Since the weather is starting to turn warmer, I’d go for something outdoors-ish - bubble makers are always a big hit, sidewalk chalk, walking toy/babydoll stroller, sprinkler for the garden hose, etc.
I vote for the book too. I think Pat the Bunny and The Velveteen Rabbit are both available in board books and would fit in with the bunny theme. DK books are available in board books and the kids in my world loved them from a young age.
Another suggestion, to add to CCL’s wheelbarrow one: kid versions of garden tools are available (in plastic) for next to nothing. She can “help” Mom or Dad in the garden or just pretend on her own.
Get her Dr Seuss’s Fox in Socks, and her parents will hate you forever. It’s a read aloud book, full of tongue twisters. My daughter loved it when she was a toddler, and insisted on having it read to her at least once a day. I used to be able to recite the whole book from memory.
Besides the fun of watching a parent critically fail at pronouncing words, it can introduce the concept of rhyming words, and the concept that changing one letter in a word will make it a completely different word.
Since when did Easter become about giving presents?!
It’s not about giving presents, but giving children small gifts and candy is one of the ways it’s often celebrated. These gifts are usually put into a basket (creatively enough, it’s called an Easter basket) and are ostensibly left by the Easter Bunny. It’s like little kids putting their stockings out for Santa.
Ooh, ooh - bubble mower!
I make an Easter basket for my kids, and I usually include one $10-$20 toy, too. My kids aren’t big candy-eaters (yes, they’re weird) so I try to substitute other things for chocolate. I fill the eggs with peanuts or cashews, and since I have boys, I have included small toys like Matchbox cars, Pokemon cards, etc. It’s wasteful to buy $20 in candy they won’t eat.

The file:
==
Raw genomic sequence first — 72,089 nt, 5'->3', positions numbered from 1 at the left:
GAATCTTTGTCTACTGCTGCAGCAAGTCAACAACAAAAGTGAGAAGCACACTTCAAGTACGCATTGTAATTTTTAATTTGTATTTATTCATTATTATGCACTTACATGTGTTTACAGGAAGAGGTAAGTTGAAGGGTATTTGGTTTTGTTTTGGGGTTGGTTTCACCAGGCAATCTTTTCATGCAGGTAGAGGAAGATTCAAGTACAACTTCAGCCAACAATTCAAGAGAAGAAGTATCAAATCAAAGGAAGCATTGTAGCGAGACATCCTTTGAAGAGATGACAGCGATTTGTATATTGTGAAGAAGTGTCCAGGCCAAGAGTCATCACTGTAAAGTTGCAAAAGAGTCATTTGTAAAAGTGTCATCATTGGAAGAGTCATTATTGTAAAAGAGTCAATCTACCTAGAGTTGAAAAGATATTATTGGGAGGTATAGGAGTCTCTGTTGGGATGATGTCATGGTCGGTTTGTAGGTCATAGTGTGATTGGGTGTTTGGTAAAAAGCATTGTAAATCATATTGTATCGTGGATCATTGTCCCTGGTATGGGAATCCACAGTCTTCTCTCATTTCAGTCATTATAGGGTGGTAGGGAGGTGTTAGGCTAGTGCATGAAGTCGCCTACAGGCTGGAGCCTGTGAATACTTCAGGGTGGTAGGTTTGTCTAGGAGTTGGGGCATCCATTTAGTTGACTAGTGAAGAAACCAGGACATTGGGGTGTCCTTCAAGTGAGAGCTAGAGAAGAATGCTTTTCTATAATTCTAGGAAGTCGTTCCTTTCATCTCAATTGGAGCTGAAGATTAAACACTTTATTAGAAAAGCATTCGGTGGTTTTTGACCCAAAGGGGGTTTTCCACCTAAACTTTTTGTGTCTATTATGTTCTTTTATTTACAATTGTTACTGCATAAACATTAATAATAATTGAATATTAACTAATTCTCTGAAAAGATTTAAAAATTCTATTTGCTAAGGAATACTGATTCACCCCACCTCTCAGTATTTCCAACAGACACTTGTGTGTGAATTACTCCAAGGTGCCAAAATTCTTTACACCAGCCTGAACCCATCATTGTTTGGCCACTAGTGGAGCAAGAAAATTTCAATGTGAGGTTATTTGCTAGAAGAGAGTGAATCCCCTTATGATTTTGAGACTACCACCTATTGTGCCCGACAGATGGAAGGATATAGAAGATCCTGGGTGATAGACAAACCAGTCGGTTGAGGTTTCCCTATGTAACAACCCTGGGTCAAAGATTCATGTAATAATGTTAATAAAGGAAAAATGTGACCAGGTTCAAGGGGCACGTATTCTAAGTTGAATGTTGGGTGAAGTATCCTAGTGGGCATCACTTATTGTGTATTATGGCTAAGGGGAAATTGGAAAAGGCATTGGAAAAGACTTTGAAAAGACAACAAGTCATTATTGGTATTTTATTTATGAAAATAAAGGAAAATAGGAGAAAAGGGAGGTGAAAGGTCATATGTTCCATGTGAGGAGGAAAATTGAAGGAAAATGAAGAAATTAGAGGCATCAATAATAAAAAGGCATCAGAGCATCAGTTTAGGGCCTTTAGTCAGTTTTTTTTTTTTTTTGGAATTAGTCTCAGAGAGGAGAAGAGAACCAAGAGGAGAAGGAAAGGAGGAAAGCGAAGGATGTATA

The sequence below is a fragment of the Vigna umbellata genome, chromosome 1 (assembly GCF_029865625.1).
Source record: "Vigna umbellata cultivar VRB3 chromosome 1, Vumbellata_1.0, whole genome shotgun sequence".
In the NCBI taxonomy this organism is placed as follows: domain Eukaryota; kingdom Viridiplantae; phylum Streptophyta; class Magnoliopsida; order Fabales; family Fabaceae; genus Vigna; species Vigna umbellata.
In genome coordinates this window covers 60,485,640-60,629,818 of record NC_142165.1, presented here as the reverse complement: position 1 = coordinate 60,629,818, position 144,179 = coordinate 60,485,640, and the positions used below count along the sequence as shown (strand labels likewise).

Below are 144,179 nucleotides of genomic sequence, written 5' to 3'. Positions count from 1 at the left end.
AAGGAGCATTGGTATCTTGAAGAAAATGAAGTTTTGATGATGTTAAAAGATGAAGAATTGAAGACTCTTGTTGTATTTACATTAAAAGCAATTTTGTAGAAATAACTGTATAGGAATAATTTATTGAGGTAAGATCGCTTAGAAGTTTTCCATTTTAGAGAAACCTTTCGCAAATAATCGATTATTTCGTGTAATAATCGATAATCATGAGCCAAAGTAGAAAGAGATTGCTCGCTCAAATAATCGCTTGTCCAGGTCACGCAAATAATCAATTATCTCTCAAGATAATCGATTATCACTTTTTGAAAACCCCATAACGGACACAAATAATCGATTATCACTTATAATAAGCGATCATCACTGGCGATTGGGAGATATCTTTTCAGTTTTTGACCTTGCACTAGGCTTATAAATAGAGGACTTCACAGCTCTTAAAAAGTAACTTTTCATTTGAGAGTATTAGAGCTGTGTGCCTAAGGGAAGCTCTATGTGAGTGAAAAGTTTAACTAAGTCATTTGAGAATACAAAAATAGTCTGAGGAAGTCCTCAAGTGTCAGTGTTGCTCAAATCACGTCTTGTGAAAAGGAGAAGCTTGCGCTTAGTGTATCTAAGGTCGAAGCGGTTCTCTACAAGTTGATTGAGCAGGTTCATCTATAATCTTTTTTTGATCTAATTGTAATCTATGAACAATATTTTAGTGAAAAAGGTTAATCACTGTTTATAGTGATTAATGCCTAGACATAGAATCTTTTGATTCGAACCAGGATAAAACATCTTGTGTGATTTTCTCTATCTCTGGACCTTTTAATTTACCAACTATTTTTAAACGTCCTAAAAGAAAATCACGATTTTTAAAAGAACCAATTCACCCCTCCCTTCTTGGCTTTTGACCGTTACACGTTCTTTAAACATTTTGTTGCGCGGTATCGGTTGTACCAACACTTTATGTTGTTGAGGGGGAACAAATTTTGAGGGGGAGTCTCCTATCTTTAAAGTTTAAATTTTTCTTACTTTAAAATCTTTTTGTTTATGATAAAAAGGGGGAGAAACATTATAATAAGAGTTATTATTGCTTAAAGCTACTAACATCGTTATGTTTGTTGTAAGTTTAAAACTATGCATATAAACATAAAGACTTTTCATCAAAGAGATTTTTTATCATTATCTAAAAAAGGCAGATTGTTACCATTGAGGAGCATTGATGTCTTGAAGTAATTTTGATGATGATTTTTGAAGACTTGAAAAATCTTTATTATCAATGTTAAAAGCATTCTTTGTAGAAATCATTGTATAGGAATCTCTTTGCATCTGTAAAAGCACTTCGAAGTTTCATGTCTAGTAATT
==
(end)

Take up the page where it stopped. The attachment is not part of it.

There several good suggestions here. I would like to suggest what not to get. For the love of Pete do not get anything that makes noise on it’s own. No singing planes, cars or helicopters (we have one of each). No musical books. Nothing by that certain ‘baby genius’ company. (I have developed a nervous tick to Handel’s Water Music)
I could say this request is supported by science. That children need to develop play skills and imagination. But even if I had a cite for this, that’s not the reason. I’m speaking for her parents. To quote the Grinch “…all that noise, noise, noise…” The same little sayings; the same poorly rendered classical music snippets; over and over day after day. Three or four of the cursed little toys going off at once create a type of dissonance that the CIA could put to use at Guantanamo. They also have a lovely habit of going off all on thier own at 3:00 AM. There’s nothing like waking up in the dark hearing a high pitched voice saying “Let’s be friends”. It really brings home that Twilight Zone type horror.
So in brief let me say: ‘Won’t somebody please think of the parents.’…a get something nice and quiet and soft.
I second the recommendation for Sandra Boyton books. They’re wonderful and fun.
For Jimson Jim I will say - the only time to buy noisy toys for your friends kids is when you’re absolutely sure you’re done having kids of your own and they’re all grown up. Revenge is a horrible thing
I like the books, or an Easter basket full of a bunch of tiny gifts ($1-$2) that are individually wrapped, so she can open them. 18 month olds can open gifts.
And I got my two year old niece a keyboard, Jimson Jim. Sorry. In my defense, the parents did recommend it!
I’ll second the animals. My daughters are 3 and 4 1/2, and have played with theirs every day for the last couple of years. We like the ones by Schleich. Girls like to play family, so get a baby animal and a matching parent or two. Target has a good selection of these.
Some nesting cups for playing in the bathtub might be a good choice, and look nice in an Easter basket.
Note to self: Give this guy a whole family of Furbies. With batteries already installed.
Someone gave you Psycho Puppy, didn’t they?
We have it too. A few days ago it said out of bloody NOWHERE, in its best simpering girlie voice, ‘Soooo BIG!!!’
Which is disturbing on just so many levels.
Oh, and Widget is only 9 months old so it’s probably very different, but we currently like a book called ‘Calm Down, Boris!’ It has a hand-puppet monster built in.
I got my niece an entire percussion set when she was 2–hand drum, tambourine, castanet, maracas, and the little scrapey thing. I’m not the least bit sorry, either. Anyone who changes the rules of basketball so you get triple points for banking a shot of his sister’s head and whoever makes her cry, wins…that sort of person deserves a 2 year old with a drum set.
The 18th month old just got here. I’m seriously considering getting here one of those puzzles with the large puzzle pieces. She’s fascinated by my fridge magnets, she keeps taking them off and trying to put them back where she found them.